Monday, September 17, 2012

My 67'th Diaversary

September 15, 2012, was my 67'th diaversary. I was diagnosed in 1945. I have lived this long with type 1 diabetes, and I do not have any diabetes related complications, except some very mild nerve damage. 

I don't have any "secret". I do the same things that many type 1 friends have done, but my routine seems to have worked better for me than it has for so many others. The research in Boston is attempting to find why us long term, healthy type 1 diabetics have been so successful. I participated in that research in 2009. The research is ongoing, and began in 2005. There have been almost 800 participants thus far. All of the participants are Joslin medalists who have had type 1 for 50 years, or more. 

They have found several interesting things. Many of the medalists are producing small amounts of their own insulin. They have found that we have an inner protection of some sort that keeps us from having problems with our eyes, kidneys and other types of nerve based damage. Our hearts, however, are not protected. Many of the medalists have had heart attacks, bypass surgeries, etc. The Joslin doctors have advised us to be especially careful with our heart health. 

3 comments:

  1. Congratulations on 67 healthy years with diabetes!!! Thanks for discussing the Joslin findings, that is all so interesting to me. Especially the part about still making small amounts of insulin - that seems to make sense to me, and I also find it somewhat encouraging.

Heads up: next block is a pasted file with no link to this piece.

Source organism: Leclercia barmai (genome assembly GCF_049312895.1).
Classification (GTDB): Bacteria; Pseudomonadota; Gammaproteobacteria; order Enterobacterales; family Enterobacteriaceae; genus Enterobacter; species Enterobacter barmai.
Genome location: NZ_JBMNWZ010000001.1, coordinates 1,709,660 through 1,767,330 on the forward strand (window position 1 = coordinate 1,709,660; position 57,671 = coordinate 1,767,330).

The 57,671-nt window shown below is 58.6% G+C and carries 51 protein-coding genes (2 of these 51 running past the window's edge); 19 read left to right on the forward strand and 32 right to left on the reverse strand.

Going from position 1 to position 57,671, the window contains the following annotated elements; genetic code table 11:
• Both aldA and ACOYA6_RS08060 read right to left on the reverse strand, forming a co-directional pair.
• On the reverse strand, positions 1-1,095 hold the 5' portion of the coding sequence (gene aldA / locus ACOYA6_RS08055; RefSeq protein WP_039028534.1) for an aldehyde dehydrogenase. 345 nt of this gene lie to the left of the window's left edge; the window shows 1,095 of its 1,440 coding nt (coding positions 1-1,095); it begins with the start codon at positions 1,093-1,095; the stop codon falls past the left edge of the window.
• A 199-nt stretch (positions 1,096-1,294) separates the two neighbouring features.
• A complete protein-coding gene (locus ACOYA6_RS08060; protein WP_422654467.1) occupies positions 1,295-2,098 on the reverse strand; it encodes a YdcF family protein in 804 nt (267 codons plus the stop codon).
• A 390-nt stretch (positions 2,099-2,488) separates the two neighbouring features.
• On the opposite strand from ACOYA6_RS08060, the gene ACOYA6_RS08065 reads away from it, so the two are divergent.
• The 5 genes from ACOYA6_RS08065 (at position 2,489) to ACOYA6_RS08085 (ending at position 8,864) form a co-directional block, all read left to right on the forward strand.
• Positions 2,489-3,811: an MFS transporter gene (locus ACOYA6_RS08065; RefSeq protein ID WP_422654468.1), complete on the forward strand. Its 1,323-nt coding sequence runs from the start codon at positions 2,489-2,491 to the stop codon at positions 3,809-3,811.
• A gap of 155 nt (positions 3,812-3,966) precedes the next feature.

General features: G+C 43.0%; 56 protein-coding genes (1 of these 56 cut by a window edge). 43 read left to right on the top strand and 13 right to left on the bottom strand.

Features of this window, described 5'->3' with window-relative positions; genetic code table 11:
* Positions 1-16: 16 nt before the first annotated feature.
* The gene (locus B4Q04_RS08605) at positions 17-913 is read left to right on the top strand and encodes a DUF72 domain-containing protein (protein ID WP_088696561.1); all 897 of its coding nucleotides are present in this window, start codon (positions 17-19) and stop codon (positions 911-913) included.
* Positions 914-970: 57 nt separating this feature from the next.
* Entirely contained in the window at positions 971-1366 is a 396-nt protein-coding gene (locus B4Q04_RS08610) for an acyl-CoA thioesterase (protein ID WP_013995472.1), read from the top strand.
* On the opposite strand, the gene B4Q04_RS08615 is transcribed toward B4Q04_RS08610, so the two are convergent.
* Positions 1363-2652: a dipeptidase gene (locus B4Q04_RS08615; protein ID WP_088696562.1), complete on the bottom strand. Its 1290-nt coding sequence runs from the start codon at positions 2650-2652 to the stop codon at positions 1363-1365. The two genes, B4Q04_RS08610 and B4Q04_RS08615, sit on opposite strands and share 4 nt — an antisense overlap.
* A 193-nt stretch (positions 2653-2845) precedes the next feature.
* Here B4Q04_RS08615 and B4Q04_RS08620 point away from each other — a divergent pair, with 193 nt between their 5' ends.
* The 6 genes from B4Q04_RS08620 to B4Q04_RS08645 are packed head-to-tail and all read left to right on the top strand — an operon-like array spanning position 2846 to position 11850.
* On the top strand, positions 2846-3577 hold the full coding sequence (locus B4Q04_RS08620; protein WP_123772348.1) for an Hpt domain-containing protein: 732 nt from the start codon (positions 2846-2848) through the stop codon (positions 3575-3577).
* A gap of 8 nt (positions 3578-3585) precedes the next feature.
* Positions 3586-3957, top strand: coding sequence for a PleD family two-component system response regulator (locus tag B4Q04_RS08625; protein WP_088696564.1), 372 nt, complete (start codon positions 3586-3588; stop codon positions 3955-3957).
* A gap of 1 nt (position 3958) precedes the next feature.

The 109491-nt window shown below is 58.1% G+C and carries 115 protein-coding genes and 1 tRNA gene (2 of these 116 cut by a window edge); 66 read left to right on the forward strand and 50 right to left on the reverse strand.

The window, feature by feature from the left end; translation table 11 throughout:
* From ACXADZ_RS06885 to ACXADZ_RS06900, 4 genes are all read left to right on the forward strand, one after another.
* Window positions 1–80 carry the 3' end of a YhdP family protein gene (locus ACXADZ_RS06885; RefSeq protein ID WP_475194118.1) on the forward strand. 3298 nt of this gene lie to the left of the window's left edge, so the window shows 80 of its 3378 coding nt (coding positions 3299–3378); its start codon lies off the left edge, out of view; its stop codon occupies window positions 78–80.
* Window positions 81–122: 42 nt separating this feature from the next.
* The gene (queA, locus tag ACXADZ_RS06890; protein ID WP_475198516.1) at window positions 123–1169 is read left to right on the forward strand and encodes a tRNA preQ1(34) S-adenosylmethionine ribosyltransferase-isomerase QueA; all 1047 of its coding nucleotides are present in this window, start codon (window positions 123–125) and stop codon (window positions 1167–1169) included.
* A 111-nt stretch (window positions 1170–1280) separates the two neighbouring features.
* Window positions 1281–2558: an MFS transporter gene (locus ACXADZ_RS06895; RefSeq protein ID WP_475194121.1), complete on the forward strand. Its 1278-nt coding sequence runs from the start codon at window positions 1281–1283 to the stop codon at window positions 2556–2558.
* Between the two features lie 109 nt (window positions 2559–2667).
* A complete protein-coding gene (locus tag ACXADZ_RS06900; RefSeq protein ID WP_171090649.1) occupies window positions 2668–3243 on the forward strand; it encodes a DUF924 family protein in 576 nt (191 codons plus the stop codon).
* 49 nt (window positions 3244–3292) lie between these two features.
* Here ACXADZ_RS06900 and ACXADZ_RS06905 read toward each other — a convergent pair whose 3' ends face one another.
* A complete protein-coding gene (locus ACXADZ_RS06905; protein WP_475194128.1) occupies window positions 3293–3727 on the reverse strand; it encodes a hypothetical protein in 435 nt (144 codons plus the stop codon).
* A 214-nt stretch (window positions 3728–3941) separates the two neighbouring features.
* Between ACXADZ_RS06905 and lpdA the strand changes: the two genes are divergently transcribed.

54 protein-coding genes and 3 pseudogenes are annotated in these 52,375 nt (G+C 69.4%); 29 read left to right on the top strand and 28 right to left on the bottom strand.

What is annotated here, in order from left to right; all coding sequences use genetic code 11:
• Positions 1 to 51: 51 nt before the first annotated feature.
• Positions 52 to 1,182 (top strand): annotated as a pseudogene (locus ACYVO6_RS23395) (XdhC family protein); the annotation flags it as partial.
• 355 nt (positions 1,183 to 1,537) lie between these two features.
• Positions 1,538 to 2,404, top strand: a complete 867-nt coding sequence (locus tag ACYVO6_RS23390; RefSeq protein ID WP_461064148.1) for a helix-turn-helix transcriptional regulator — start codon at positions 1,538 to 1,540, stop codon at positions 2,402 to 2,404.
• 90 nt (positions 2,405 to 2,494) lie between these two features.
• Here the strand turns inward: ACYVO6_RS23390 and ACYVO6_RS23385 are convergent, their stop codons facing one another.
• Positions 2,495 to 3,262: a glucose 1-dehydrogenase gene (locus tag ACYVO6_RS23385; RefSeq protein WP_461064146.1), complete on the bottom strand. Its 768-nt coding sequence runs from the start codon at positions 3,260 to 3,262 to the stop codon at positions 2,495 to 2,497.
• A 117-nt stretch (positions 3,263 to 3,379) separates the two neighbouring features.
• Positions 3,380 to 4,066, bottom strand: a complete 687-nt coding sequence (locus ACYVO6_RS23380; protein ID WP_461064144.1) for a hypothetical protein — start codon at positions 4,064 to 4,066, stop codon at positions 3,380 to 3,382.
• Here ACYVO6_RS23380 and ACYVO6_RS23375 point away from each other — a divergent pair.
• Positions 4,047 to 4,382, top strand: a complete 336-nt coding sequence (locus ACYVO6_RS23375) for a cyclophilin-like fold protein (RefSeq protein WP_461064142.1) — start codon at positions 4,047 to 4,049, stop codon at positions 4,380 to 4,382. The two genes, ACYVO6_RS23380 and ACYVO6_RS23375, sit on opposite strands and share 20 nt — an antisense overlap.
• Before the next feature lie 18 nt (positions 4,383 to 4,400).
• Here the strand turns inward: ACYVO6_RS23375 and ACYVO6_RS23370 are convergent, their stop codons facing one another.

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  2. Congratulations Richard! I love reading about the Joslin studies. I think it was last year that they published the one about the eyes and said that people that had retinopathy and went 17 years without problems were home free (not there exact words!). I am coming up on my 17 year mark so really liked that one! I hope that they figure out why the heart isn’t protected and other body parts are.

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  3. Thanks Karen and Kelly! There will be a medalist meeting in Boston on May 11. We will be given first hand information about the current findings in the study. I am looking forward to seeing my fellow medalists there.

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